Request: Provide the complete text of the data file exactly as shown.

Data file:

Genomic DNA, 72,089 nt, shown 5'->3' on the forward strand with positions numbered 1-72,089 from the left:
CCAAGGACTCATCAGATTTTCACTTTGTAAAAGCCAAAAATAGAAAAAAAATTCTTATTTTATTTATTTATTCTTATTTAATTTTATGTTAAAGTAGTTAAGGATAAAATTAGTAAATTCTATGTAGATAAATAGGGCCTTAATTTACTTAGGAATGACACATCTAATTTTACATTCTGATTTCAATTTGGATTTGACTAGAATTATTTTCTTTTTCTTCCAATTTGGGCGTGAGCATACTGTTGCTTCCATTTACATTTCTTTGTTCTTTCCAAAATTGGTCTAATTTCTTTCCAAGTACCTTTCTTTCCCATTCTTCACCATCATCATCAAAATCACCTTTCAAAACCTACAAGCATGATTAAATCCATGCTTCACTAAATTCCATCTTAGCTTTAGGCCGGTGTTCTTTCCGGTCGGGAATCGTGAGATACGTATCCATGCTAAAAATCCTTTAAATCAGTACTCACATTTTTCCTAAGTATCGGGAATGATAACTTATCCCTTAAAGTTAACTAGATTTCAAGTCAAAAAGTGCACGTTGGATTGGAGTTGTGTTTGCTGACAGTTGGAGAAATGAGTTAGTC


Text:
Genomic DNA, 72,089 nt, shown 5'->3' on the forward strand with positions numbered 1-72,089 from the left:
CCAAGGACTCATCAGATTTTCACTTTGTAAAAGCCAAAAATAGAAAAAAAATTCTTATTTTATTTATTTATTCTTATTTAATTTTATGTTAAAGTAGTTAAGGATAAAATTAGTAAATTCTATGTAGATAAATAGGGCCTTAATTTACTTAGGAATGACACATCTAATTTTACATTCTGATTTCAATTTGGATTTGACTAGAATTATTTTCTTTTTCTTCCAATTTGGGCGTGAGCATACTGTTGCTTCCATTTACATTTCTTTGTTCTTTCCAAAATTGGTCTAATTTCTTTCCAAGTACCTTTCTTTCCCATTCTTCACCATCATCATCAAAATCACCTTTCAAAACCTACAAGCATGATTAAATCCATGCTTCACTAAATTCCATCTTAGCTTTAGGCCGGTGTTCTTTCCGGTCGGGAATCGTGAGATACGTATCCATGCTAAAAATCCTTTAAATCAGTACTCACATTTTTCCTAAGTATCGGGAATGATAACTTATCCCTTAAAGTTAACTAGATTTCAAGTCAAAAAGTGCACGTTGGATTGGAGTTGTGTTTGCTGACAGTTGGAGAAATGAGTTAGTC